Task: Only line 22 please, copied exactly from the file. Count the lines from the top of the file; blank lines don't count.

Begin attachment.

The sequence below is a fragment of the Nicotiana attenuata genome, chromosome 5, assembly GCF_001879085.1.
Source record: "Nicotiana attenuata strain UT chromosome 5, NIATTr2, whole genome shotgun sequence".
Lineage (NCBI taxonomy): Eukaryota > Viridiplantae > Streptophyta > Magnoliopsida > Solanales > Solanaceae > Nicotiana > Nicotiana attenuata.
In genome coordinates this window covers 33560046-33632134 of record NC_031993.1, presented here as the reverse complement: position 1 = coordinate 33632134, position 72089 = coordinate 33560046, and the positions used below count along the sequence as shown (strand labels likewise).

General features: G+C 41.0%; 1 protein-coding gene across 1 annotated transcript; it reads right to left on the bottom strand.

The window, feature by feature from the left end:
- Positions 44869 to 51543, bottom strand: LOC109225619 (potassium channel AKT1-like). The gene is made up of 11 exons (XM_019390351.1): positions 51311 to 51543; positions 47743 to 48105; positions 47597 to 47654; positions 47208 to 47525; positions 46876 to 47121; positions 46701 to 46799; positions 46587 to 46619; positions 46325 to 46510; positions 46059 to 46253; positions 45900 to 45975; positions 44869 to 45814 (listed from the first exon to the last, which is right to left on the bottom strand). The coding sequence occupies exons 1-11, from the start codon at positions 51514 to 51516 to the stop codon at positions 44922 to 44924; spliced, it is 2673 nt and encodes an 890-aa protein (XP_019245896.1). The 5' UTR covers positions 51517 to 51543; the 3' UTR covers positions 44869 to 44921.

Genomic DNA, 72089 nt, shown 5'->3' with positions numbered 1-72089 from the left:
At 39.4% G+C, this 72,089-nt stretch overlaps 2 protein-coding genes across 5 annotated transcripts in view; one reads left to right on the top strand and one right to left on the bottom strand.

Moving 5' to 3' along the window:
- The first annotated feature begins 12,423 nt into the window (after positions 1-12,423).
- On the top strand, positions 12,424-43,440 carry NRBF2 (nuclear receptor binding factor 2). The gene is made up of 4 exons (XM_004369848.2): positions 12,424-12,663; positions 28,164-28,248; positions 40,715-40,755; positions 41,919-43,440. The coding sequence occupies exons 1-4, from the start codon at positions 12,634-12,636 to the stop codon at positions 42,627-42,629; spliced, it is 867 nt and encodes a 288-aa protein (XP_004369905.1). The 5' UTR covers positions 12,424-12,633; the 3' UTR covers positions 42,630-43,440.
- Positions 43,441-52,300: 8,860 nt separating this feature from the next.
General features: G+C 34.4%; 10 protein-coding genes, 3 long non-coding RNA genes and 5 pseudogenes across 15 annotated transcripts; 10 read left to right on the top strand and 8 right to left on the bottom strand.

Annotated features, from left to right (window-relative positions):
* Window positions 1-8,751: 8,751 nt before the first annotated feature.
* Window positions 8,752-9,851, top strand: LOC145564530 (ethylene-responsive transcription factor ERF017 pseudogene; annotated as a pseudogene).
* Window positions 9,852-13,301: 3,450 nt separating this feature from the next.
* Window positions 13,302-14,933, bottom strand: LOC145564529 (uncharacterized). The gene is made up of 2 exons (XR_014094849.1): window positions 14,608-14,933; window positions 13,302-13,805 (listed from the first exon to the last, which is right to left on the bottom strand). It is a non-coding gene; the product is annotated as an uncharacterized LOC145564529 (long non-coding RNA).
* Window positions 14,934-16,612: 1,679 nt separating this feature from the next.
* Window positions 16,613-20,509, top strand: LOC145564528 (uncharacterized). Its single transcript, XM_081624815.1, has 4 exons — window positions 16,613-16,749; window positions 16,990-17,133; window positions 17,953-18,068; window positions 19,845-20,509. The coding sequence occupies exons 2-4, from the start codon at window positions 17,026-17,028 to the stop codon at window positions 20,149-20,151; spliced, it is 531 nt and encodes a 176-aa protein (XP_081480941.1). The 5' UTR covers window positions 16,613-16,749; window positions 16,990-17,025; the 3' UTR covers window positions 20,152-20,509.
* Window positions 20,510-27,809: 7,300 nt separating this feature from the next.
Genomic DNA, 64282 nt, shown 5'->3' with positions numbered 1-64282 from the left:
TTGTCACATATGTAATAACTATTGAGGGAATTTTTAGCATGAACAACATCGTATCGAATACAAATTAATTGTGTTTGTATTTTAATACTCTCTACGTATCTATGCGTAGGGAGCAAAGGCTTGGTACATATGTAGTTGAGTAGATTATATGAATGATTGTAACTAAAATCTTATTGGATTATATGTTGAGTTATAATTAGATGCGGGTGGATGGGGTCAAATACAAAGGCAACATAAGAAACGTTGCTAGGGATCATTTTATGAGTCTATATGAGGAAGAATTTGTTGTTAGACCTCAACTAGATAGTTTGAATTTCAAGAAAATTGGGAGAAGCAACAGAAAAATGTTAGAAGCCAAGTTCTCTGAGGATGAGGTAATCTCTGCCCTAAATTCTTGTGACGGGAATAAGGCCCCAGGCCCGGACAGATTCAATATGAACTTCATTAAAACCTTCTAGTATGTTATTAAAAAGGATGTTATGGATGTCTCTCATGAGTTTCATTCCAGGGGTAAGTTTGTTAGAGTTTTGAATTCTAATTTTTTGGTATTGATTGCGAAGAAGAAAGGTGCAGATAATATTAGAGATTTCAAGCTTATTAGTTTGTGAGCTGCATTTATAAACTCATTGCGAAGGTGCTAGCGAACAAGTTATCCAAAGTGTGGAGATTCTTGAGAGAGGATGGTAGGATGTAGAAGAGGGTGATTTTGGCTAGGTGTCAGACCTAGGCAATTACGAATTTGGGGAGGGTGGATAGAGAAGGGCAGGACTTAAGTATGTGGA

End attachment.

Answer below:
* Window positions 20,510-27,809: 7,300 nt separating this feature from the next.